UMN College of Design > Fall 2014

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Things That Make You Go Hum... Frustrated by capturing song ideas in the same place as his shopping list, Aaron Shekey (BS Graphic Design ’08) wanted to design a better songwriting tool for his phone. He teamed up with former colleague Joseph Kuefler (right) to design a solution, Hum, which combines note-taking and audio recording into a single app. Since launching in January 2014, it’s been downloaded thousands of times and was featured by Apple as a Best New App. “Our design background is the only reason we were able to build Hum,” Shekey explained. “It’s relatively easy to build the base functionality of Hum, but to be able to simplify and refine the idea down to its most usable core takes some design prowess.” z.umn.edu/emg14c

Stitching Minneapolis Together Along with serving as a major transportation artery between downtown Minneapolis and the University’s West Bank, the unused space above I-35W presents a development opportunity. Students worked with the Metropolitan Design Center and interim director Mic Johnson to envision what a cap over I-35W would look like and presented their largescale model to the Minneapolis Downtown Council in April. Their vision included 11 new blocks of taxable real estate and public parks. z.umn.edu/emg14e

U’s Geodesign Goes Mobile Interior Design + Health: Designing Public Spaces During a yearlong studio, 31 interior design students developed comprehensive designs for public spaces in the University of Minnesota Physicians new Ambulatory Care Center (ACC), scheduled to open in 2016. “This was my first opportunity to work on a health care design. It was great to do the research and learn how health care design is changing,” said interior design major Brittney Just.

The Target Challenge Target Corporation challenged students to address white space (underutilized areas) in their stores and online space by developing original product lines. Working together in teams, apparel design and retail merchandising students researched market trends, produced sample garments, and designed floor plans. They presented their final designs at Target headquarters, where they received feedback from employees and networked with alumni. Target’s former vice president of product design and development, Michael Alexin, also met with students to recap their experience and talk about the future of product design.

Students spent the fall learning the physical, social, and psychological needs of patients, physicians, and staff. They toured various clinics to observe how public spaces are used, and interviewed designers practicing in the health care field. In the spring, they presented their design concepts to ACC leaders and Cannon Design, with recommendations ranging from spatial layout and color palette to signage and lighting. “In designing the space, students are confronted with the complexity of the health care environment,” explained Professor Denise Guerin, who led the studio along with Professor Mike English. “It is a challenge to reduce confusion for patients and families and provide clarity in their experience coming to a facility.” Photos and content for this article were provided by Kristine Elias. z.umn.edu/designacc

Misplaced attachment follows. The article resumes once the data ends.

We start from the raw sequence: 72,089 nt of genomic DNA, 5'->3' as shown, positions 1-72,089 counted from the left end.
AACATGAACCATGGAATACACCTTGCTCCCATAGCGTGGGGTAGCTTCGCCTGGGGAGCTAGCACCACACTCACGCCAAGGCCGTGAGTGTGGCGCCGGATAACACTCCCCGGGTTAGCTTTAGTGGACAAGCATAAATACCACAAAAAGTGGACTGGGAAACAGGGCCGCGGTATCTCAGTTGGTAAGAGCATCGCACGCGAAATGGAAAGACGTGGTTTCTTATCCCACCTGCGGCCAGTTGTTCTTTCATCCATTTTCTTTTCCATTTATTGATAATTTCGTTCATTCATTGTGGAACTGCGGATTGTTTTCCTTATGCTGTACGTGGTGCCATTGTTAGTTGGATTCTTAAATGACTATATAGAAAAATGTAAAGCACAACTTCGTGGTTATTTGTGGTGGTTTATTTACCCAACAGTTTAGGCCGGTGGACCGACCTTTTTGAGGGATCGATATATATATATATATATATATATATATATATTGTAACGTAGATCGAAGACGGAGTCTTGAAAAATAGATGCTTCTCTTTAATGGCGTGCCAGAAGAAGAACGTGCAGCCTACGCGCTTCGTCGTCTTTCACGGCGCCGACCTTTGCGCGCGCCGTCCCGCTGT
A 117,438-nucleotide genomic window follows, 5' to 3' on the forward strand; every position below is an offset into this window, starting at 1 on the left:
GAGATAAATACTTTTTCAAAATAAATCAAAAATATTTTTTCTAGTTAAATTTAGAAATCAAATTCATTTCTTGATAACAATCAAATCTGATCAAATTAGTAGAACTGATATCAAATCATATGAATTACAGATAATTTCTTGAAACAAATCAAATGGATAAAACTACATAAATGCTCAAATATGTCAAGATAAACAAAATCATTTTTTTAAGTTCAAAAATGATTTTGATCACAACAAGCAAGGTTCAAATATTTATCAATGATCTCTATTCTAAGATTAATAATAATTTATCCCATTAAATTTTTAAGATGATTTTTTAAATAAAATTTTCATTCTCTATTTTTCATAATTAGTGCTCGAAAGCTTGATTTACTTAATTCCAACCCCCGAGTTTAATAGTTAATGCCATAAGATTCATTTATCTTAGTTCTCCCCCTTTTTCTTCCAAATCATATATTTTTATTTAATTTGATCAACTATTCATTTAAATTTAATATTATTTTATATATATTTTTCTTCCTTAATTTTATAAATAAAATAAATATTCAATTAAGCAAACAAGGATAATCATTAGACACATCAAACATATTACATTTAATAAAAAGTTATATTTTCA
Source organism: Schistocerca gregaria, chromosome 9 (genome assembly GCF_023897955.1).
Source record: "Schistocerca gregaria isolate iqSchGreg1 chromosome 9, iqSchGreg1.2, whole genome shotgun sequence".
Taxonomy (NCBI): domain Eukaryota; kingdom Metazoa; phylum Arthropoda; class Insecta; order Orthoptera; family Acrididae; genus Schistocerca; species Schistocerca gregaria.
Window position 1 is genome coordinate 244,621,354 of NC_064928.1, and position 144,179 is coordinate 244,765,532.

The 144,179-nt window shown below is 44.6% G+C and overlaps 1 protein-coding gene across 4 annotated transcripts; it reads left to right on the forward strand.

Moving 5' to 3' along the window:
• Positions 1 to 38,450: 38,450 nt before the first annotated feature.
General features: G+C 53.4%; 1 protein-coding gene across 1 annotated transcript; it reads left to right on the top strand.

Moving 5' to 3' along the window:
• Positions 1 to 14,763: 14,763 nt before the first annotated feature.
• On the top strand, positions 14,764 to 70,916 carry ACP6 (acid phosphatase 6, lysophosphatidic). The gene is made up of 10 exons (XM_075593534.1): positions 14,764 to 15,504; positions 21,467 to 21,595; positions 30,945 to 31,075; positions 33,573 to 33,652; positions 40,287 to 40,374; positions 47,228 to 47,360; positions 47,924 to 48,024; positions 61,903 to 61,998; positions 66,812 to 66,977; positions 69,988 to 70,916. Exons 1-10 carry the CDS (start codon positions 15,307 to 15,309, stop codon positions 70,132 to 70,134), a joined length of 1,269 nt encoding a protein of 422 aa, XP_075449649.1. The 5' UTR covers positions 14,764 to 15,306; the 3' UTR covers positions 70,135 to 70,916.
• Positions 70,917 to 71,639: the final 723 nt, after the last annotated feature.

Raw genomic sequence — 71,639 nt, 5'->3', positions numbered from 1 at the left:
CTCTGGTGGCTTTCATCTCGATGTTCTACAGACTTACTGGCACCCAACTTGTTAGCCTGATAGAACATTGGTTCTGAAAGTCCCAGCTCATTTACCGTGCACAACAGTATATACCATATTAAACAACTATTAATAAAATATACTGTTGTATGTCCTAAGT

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Landscape architecture professor David Pitt remembers drawing maps by hand. But the long hours it once took for him to understand the economic and environmental impact of land use on paper has been replaced by geodesign–and he’s grateful. Geodesign combines design with geographic information systems (GIS) mapping. Working with the University’s U-Spatial program and faculty members from the Humphrey School of Public Affairs, the College of Food, Agricultural, and Natural Resources Sciences and Extension, Pitt is using 55-inch multi-touch displays to help stakeholders in southern Minnesota add their voices to the bio-economic future of their watershed. Making the screens mobile helped Pitt and his colleagues take the technology off campus and into the communities where study participants live. The portable touch screens also let users sketch an infinite number of watershed scenarios. Using crop combinations of native prairie mixtures, switch grass, and corn stover, as well as various agricultural water quality best management practices, the digital maps provide instant data on how adding, subtracting, or moving each crop to another location would change phosphorus levels, carbon sequestration, sediment loss, and water yields.

The Clean Plate Club Can playful design encourage kids to eat better? Assistant professor of product design Barry Kudrowitz is teaming up with the College of Food, Agricultural, and Natural Resource Sciences to see if playful vegetable dishes could encourage better eating habits. The stakes are more than just a clean plate. Only about 8 percent of children aged 4–8 consume the recommended amounts of veggies, and early food experiences continue as lifelong eating behaviors. Kudrowitz hopes the collaboration will eventually redesign the way vegetables and healthier food options are presented in school cafeterias. z.umn.edu/emg14h

“Integrating this level of information just wasn’t available to us before,” explained Pitt, who points out that receiving quantitative feedback helps stakeholders with different priorities discuss alternative scenarios. Watch the U-Spatial Mobile Geodesign in action. z.umn.edu/geomobile COLLEGE OF DESIGN FALL 2014 5